Javier Bardem was dying for some old-fashioned Yankee food when we met amidst the chaotic of this year’s wintry Sundance Film Festival. “You don’t mind do you?” the always polite Spanish star asks, not referring to his devouring of a hamburger, but sitting outside atop an office balcony. Snow gracefully scattered at our feet, Bardem may be tired following his skew of interviews, but he’s used to it by now.
“Most of my films end up at festivals like these”, he says smilingly. Last year he was at Sundance with The Dancer Upstairs, so he is indeed an old pro. His latest film at Sundance, which American audiences will see this week, is the powerful and even at times acerbic Mondays in the Sun, which sees the Oscar-nominated actor return to his native Spain to star in this award-winning tale. Bardem loves flitting from Spain to America and other parts of the world, to work. “I truly don’t have any formula for the choices I make. I read material and if I like it I just go there and do it; I don’t feel like I belong to any place. Movies are international,” he says, eating a handful of French Fries. In Mondays in the Sun, Bardem plays Santa, a disillusioned ex-boatyard worker coping with unemployment in a small, isolated Spanish town. He was drawn to the film, he says enthusiastically, because of director Fernando León de Aranoa. “I saw his two movies before and I thought he was one of the greatest directors I have ever seen, so I was crazy about him. Thus one day I invited him to San Sebastian to see Before Night Falls. And told him I want to work with him, so badly. Not too long later he called and said ‘I have this thing, I don’t know if I’m sure I want you to do it because I wanted the character to be somehow anonymous.’ I understood that some movies have to be done by an actor that is not recognized and it was right after the Oscar campaign. But I convinced him, took him to lunch and had some drinks and that did it,” he says, laughingly.
Perhaps that explains Bardem’s decision to hide behind this character’s physicality, having grown a full beard and looking, as he says, unglamorous. “Because in Spain, the last image of me was surrounded by glamour in Hollywood, so how can I make them believe that I’m the man of the shipyard?” But Bardem also loves to play characters as different as their predecessors, which Santa certainly is. “I enjoy my job as long as I can create a character, otherwise it’s boring.”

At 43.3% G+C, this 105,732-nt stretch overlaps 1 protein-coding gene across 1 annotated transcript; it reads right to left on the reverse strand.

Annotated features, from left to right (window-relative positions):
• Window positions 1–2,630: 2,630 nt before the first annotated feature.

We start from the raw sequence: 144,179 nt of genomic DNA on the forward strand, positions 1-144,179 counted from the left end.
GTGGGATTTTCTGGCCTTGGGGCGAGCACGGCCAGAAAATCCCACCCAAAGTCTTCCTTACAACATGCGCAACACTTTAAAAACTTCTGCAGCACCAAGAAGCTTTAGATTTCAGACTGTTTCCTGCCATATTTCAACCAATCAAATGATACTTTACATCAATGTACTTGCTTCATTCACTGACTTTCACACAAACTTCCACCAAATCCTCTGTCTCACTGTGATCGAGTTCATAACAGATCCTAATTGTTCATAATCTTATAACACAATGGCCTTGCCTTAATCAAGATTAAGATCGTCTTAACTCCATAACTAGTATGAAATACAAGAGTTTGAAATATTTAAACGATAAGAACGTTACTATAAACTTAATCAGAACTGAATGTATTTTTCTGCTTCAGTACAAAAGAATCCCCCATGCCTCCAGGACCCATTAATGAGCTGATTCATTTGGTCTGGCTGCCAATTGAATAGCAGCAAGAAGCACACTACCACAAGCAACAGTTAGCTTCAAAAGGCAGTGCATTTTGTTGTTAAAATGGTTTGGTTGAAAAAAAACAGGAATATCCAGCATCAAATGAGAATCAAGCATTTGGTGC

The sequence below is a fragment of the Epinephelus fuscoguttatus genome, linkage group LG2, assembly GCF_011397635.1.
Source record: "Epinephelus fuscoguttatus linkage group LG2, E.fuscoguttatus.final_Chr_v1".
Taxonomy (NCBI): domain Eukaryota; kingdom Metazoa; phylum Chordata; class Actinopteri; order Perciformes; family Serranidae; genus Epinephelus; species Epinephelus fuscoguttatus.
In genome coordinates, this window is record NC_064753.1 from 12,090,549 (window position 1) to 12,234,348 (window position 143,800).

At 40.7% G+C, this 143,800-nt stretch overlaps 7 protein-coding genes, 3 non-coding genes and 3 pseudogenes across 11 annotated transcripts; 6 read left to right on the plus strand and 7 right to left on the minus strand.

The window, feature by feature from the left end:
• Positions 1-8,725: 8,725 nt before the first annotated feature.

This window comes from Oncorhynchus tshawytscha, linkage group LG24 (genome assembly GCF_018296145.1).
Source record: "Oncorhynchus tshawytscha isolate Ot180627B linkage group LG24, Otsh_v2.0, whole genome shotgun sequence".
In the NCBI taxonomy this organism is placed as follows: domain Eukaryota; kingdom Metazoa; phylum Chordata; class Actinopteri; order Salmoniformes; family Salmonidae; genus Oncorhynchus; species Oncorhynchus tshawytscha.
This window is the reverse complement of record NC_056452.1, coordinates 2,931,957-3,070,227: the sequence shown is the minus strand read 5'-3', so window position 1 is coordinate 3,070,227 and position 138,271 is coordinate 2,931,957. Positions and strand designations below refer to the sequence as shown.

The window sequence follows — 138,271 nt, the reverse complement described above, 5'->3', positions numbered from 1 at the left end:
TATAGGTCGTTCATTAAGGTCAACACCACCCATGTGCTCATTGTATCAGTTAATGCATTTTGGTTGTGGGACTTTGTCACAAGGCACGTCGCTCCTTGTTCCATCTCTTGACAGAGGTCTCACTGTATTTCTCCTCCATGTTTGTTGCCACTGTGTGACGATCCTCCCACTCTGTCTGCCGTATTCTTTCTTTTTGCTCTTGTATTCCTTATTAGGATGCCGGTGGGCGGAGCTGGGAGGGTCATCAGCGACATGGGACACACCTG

The actor, 34, has been a star in Spain for several years and is part of a well-known acting family. He is the son of Pilar Bardem, the nephew of director Juan Antonio Bardem and the grandson of Rafael Bardem; his brother and sister are both actors.
Bardem, who switched to acting from painting, has already won three Goya Awards (most recently for Mondays In The Sun) and many other acting prizes for his work in some 30 films. His movies include Jamon, Jamon Heuvos De Oro, Dias Contados, Extasis, Live Flesh, Mouth To Mouth and Perdita Durango. "My environment in Spain is good. I mean, people recognize me, but I’m used to that. I don’t think anyone can be comfortable with that. Celebrity is very weird."
Not that he’s complaining, mind you.” I have a job, I do what I like, they pay me well, I mean — I don’t make a fortune like American actors, but I don’t need it. What I do is something that fulfills me, which is a lot these days, and the price to pay for that is to be recognized." When he became the first Spanish actor nominated for an Academy Award for Before Night Falls Bardem was regularly mobbed by fans and remains circumspect over the Oscar nomination. “Well, it was an honor of course and it was important for the movie because it helped to be watched. It was also important for ME because it helped people to know me and send me more material, but besides that I really had to fight with the idea that an award is important. An award doesn’t necessarily make you a better actor,” Bardem insists. The actor has a cynical perspective on the movie business. For Bardem, it’s about the work and his job which is to act. “We live in the moment now where this whole movie business is crazy. Now, there are so many movies, so many festivals, and so many awards going on, each judged with each other, like your work is worse than others and that’s not fair. How can you tell what’s best and what’s worst from these awards? We’re talking about art.”
Bardem says that despite his success, "My concern is to continue respecting my work as I’ve done since I began as an actor and I could only do that if I’m strong enough to keep on doing what I think best in an artistic way."
MONDAYS IN THE SUN OPENS THIS FRIDAY IN LIMITED RELEASE.
– PAUL FISCHER